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Image Compression Using the Discrete
Cosine Transform
Andrew B. Watson
NASA Ames Research Center
Abstract
The discrete cosine transform (DCT) is a technique for converting a signal into elementary
frequency components. It is widely used in image compression. Here we develop some simple
functions to compute the DCT and to compress images.
These functions illustrate the power
of
Mathematica
in the prototyping of image processing
algorithms.
The rapid growth of digital imaging applications, including desktop publishing, multimedia,
teleconferencing, and highdefinition television (HDTV) has increased the need for effective and
standardized image compression techniques. Among the emerging standards are JPEG, for
compression of still images [Wallace 1991]; MPEG, for compression of motion video [Puri
1992]; and CCITT H.261 (also known as Px64), for compression of video telephony and
teleconferencing.
All three of these standards employ a basic technique known as the discrete cosine transform
(DCT). Developed by Ahmed, Natarajan, and Rao [1974], the DCT is a close relative of the
discrete Fourier transform (DFT). Its application to image compression was pioneered by Chen
and Pratt [1984]. In this article, I will develop some simple functions to compute the DCT and
show how it is used for image compression. We have used these functions in our laboratory to
explore methods of optimizing image compression for the human viewer, using information
about the human visual system [Watson 1993]. The goal of this paper is to illustrate the use of
Mathematica
in image processing and to provide the reader with the basic tools for further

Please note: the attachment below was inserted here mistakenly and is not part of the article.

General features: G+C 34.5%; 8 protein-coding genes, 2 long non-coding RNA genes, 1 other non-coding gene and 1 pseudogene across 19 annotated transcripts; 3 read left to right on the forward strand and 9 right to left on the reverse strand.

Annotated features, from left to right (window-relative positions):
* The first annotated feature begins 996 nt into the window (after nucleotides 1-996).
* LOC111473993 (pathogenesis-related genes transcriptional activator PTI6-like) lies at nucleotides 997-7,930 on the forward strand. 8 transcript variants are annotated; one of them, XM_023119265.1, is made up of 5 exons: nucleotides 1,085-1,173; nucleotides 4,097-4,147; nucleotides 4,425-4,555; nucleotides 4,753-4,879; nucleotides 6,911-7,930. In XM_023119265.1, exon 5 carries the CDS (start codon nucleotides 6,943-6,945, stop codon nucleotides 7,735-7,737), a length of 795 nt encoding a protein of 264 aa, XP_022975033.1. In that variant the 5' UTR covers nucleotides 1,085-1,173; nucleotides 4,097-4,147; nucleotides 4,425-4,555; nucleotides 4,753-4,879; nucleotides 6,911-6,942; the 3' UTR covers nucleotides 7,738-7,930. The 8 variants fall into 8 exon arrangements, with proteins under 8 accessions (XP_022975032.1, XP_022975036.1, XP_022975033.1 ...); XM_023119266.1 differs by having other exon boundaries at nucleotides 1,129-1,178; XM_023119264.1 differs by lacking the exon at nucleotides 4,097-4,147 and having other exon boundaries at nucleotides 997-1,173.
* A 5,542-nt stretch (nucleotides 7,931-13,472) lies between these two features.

exploration of this subject.
The OneDimensional Discrete Cosine Transform
The discrete cosine transform of a list of
n
real numbers
s
(
x
),
x
= 0, .
..,
n
1, is the list of length
n
given by:
Mathematica Journal, 4(1), 1994, p. 8188
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( 29 =
2 n
C u
( 29
s x
( 29
cos
2x
+
1
(
29
u
π
2n
x
=
0
n

1
ε
u
=
0,.
..,n
where
C u
( 29 =
2

1 2
for u
=
0
=
1
otherwise
Each element of the transformed list
S(u)
is the inner (dot) product of the input list
s(x)
and a
basis vector
. The constant factors are chosen so that the basis vectors are orthogonal and
normalized. The eight basis vectors for
n
= 8 are shown in Figure 1. The DCT can be written as
the product of a vector (the input list) and the
n
x
n
orthogonal matrix whose rows are the basis
vectors. This matrix, for
n
= 8, can be computed as follows:
DCTMatrix =
Table[ If[ k==0,
Sqrt[1/8],
Sqrt[2/8] Cos[Pi (2j + 1) k/16] ],
{k, 0, 7}, {j, 0, 7}] // N;
We can check that the matrix is orthogonal:
DCTMatrix . Transpose[DCTMatrix] // Chop // MatrixForm
1.
0
0
0
0
0
0
0
0
1.
0
0
0
0
0
0
0
0
1.
0
0
0
0
0
0
0
0
1.
0
0
0
0
0
0
0
0
1.
0
0
0
0
0
0
0
0
1.
0
0
0
0
0
0
0
0
1.
0
0
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This note was uploaded on 01/10/2012 for the course EE 216 taught by Professor Harris,j during the Fall '09 term at Stanford.
 Fall '09
 Harris,J
 Frequency

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